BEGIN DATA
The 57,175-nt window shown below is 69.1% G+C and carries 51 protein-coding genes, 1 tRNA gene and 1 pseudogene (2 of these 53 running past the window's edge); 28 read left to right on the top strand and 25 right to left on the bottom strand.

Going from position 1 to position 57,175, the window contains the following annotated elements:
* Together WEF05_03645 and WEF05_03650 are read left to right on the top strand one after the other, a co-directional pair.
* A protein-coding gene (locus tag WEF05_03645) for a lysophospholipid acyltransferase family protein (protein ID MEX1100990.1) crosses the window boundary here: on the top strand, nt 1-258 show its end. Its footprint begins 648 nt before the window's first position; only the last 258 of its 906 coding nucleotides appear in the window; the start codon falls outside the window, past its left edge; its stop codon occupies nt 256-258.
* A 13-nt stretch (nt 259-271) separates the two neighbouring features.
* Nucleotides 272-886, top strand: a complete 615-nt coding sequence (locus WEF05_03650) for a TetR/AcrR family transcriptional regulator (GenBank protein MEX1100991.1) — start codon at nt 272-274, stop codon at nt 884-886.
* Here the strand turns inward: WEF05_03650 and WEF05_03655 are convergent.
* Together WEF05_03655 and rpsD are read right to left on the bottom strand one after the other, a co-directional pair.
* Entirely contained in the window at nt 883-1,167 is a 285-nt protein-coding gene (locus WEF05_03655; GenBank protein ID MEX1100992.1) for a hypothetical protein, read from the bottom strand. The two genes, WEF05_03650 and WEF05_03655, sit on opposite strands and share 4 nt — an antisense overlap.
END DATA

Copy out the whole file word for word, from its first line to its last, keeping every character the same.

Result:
The 57,175-nt window shown below is 69.1% G+C and carries 51 protein-coding genes, 1 tRNA gene and 1 pseudogene (2 of these 53 running past the window's edge); 28 read left to right on the top strand and 25 right to left on the bottom strand.

Going from position 1 to position 57,175, the window contains the following annotated elements:
* Together WEF05_03645 and WEF05_03650 are read left to right on the top strand one after the other, a co-directional pair.
* A protein-coding gene (locus tag WEF05_03645) for a lysophospholipid acyltransferase family protein (protein ID MEX1100990.1) crosses the window boundary here: on the top strand, nt 1-258 show its end. Its footprint begins 648 nt before the window's first position; only the last 258 of its 906 coding nucleotides appear in the window; the start codon falls outside the window, past its left edge; its stop codon occupies nt 256-258.
* A 13-nt stretch (nt 259-271) separates the two neighbouring features.
* Nucleotides 272-886, top strand: a complete 615-nt coding sequence (locus WEF05_03650) for a TetR/AcrR family transcriptional regulator (GenBank protein MEX1100991.1) — start codon at nt 272-274, stop codon at nt 884-886.
* Here the strand turns inward: WEF05_03650 and WEF05_03655 are convergent.
* Together WEF05_03655 and rpsD are read right to left on the bottom strand one after the other, a co-directional pair.
* Entirely contained in the window at nt 883-1,167 is a 285-nt protein-coding gene (locus WEF05_03655; GenBank protein ID MEX1100992.1) for a hypothetical protein, read from the bottom strand. The two genes, WEF05_03650 and WEF05_03655, sit on opposite strands and share 4 nt — an antisense overlap.